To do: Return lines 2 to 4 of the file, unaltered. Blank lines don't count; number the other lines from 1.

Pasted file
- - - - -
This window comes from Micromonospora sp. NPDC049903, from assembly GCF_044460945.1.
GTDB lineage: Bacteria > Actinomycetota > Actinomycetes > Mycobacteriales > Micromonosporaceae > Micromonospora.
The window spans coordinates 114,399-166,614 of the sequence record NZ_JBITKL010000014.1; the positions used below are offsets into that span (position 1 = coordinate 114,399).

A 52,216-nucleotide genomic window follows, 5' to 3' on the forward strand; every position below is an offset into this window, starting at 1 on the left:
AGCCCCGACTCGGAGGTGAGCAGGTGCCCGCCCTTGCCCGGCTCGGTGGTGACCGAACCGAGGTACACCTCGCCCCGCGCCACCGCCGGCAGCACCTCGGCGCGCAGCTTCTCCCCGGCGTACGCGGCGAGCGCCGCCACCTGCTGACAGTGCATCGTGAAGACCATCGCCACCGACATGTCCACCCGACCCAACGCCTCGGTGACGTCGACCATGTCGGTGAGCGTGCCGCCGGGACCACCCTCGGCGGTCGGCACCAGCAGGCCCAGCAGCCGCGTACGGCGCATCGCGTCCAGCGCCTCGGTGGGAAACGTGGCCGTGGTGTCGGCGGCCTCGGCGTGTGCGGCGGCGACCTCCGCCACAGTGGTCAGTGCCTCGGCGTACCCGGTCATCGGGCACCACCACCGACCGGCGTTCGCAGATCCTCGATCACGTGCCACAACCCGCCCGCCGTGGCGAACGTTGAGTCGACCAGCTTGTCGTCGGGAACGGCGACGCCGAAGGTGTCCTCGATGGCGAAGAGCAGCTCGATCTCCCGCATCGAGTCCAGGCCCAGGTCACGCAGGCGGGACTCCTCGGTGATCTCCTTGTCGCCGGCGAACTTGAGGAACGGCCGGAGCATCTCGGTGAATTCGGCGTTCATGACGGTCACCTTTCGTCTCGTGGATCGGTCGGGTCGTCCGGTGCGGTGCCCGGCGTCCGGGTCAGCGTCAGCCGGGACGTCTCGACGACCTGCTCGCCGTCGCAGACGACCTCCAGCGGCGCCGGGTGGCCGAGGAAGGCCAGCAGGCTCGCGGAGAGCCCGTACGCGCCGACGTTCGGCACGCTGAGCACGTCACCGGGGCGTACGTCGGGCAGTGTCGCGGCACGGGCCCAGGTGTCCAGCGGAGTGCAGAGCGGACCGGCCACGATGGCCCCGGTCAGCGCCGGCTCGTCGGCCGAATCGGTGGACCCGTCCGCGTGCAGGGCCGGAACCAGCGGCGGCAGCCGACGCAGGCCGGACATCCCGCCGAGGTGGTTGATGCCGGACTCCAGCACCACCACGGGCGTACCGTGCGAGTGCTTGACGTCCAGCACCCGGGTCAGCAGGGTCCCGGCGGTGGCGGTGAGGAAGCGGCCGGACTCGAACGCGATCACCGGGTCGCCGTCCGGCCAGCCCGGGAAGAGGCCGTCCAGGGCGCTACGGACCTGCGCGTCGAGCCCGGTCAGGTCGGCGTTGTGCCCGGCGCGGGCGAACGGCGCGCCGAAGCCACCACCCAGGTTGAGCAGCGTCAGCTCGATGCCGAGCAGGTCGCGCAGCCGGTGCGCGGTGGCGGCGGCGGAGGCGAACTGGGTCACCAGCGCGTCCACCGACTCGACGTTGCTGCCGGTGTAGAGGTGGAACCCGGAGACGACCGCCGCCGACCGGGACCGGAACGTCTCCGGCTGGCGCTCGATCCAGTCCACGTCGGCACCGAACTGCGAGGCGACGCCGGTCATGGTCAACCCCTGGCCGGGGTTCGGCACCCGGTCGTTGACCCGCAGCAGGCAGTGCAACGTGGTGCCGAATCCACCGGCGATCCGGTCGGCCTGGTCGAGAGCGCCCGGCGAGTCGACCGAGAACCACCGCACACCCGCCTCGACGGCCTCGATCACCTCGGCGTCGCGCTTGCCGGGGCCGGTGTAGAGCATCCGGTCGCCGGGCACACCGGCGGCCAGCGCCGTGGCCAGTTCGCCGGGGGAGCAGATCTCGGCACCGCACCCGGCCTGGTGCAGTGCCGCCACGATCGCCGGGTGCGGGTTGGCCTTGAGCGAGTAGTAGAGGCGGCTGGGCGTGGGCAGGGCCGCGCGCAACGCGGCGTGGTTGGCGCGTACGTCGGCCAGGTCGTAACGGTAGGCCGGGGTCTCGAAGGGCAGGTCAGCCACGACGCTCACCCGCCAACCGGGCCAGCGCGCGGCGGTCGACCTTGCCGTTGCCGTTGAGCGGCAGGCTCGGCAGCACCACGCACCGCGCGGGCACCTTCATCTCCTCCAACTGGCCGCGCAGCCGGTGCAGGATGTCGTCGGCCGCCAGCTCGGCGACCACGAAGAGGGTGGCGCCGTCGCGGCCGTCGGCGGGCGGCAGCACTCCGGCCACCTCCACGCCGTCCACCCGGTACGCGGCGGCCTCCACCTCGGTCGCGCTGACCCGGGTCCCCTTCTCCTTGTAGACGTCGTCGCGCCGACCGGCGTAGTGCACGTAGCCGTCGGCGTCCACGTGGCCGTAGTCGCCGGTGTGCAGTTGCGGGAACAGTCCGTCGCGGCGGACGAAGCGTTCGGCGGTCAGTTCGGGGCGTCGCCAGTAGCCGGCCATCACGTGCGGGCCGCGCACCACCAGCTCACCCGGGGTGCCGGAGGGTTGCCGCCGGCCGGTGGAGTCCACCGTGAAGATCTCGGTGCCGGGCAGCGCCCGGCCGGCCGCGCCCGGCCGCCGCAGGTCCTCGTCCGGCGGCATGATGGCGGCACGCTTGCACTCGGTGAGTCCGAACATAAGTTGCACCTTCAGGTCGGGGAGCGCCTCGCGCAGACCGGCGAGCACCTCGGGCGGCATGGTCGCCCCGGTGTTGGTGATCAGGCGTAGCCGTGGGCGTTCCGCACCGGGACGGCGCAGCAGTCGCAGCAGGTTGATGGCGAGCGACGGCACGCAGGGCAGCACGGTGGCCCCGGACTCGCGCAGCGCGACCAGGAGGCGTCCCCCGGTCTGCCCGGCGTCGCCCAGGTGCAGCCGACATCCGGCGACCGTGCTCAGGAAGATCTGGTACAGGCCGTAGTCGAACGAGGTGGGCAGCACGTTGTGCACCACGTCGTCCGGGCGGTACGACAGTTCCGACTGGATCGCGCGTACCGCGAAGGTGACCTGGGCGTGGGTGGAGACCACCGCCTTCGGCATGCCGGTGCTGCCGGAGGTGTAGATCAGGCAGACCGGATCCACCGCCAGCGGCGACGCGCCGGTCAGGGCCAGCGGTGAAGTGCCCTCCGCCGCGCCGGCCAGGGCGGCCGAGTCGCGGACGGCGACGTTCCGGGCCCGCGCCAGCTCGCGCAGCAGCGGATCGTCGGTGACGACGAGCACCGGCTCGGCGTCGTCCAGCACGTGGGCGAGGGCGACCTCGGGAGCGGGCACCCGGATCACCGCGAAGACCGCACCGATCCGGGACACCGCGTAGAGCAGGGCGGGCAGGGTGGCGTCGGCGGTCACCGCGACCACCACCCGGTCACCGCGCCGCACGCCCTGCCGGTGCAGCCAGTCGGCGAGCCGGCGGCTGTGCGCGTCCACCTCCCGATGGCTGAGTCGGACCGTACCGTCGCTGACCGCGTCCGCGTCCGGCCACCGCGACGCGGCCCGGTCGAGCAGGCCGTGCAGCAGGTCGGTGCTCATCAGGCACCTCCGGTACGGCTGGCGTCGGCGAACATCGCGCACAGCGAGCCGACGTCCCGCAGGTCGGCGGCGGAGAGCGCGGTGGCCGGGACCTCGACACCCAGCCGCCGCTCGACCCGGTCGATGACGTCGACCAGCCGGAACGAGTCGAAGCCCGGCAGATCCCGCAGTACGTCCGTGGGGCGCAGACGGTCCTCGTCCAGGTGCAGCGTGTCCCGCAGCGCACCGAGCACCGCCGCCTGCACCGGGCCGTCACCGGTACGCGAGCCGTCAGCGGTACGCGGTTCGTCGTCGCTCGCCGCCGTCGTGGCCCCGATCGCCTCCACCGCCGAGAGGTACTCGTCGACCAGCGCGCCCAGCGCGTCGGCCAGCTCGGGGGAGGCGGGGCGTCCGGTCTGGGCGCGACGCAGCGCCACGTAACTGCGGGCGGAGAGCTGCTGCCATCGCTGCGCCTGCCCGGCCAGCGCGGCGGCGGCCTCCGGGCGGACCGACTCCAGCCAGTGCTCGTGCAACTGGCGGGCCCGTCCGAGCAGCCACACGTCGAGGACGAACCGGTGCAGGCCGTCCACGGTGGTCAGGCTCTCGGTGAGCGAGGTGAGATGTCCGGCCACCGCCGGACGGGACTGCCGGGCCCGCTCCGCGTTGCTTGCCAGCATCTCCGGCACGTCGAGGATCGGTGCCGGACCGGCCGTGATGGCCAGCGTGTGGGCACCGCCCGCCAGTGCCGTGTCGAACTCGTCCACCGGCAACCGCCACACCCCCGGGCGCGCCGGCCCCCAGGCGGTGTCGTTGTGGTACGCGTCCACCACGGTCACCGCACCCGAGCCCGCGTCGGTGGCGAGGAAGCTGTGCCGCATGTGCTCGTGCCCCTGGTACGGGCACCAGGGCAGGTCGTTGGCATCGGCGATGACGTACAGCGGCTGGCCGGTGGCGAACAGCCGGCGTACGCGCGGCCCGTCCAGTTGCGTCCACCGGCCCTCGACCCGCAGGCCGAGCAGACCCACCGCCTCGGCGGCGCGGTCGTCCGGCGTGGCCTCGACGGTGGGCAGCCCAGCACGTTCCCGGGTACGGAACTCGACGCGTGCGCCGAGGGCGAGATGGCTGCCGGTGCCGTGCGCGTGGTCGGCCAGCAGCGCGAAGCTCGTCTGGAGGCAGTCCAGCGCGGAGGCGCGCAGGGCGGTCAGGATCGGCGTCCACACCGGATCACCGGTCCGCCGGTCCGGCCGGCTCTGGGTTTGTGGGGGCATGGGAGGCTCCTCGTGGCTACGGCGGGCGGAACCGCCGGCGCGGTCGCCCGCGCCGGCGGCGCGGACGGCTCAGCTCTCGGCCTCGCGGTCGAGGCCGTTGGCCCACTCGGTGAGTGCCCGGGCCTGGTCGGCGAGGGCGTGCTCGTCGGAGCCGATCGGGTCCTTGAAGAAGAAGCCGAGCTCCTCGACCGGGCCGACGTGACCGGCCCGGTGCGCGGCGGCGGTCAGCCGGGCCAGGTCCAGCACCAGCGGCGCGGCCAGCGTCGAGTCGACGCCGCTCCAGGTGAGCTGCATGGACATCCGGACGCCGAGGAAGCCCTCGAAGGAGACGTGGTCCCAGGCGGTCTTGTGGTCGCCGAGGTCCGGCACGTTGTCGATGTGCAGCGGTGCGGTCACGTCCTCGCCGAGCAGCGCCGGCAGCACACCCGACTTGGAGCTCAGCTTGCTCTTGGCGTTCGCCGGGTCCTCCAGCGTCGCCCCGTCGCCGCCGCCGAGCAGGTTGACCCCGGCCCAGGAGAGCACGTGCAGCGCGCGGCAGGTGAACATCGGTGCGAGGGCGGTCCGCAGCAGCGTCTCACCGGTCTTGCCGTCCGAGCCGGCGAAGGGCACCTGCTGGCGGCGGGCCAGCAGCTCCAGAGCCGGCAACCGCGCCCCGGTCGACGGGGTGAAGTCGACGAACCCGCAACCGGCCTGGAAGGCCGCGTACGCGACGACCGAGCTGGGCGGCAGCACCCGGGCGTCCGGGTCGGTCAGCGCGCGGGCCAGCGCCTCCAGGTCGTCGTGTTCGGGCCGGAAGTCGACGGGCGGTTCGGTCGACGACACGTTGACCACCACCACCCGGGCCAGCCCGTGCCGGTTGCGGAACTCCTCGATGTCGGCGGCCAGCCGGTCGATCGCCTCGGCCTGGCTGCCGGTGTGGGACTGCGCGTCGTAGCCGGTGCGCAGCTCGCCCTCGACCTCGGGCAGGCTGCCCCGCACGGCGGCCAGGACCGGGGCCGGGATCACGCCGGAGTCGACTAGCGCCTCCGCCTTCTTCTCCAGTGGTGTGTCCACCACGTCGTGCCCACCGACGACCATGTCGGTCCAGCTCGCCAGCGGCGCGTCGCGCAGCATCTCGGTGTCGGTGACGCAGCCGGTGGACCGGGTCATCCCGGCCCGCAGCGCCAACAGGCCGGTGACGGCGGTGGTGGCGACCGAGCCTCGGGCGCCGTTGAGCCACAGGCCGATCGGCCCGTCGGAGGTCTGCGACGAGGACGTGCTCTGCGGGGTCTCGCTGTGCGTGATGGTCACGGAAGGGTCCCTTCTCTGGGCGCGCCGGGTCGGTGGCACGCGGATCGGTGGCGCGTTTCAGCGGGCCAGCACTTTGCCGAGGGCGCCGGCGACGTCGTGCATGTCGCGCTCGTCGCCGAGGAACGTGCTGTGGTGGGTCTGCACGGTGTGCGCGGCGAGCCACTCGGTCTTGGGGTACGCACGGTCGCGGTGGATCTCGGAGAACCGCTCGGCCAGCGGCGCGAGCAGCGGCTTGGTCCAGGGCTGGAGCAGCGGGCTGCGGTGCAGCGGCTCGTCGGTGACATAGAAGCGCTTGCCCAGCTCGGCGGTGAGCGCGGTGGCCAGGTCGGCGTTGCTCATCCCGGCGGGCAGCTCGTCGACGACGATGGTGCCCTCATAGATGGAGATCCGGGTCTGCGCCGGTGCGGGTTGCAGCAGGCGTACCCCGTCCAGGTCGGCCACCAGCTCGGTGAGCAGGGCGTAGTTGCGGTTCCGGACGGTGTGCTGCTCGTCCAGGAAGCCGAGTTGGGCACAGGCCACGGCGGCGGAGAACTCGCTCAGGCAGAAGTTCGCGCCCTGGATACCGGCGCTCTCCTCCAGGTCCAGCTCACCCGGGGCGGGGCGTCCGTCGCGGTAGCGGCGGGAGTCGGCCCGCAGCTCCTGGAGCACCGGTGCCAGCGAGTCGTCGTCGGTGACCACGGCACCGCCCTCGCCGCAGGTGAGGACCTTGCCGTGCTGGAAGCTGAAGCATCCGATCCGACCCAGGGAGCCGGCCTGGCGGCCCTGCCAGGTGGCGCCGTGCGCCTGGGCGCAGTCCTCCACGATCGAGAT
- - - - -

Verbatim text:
GTDB lineage: Bacteria > Actinomycetota > Actinomycetes > Mycobacteriales > Micromonosporaceae > Micromonospora.
The window spans coordinates 114,399-166,614 of the sequence record NZ_JBITKL010000014.1; the positions used below are offsets into that span (position 1 = coordinate 114,399).

A 52,216-nucleotide genomic window follows, 5' to 3' on the forward strand; every position below is an offset into this window, starting at 1 on the left: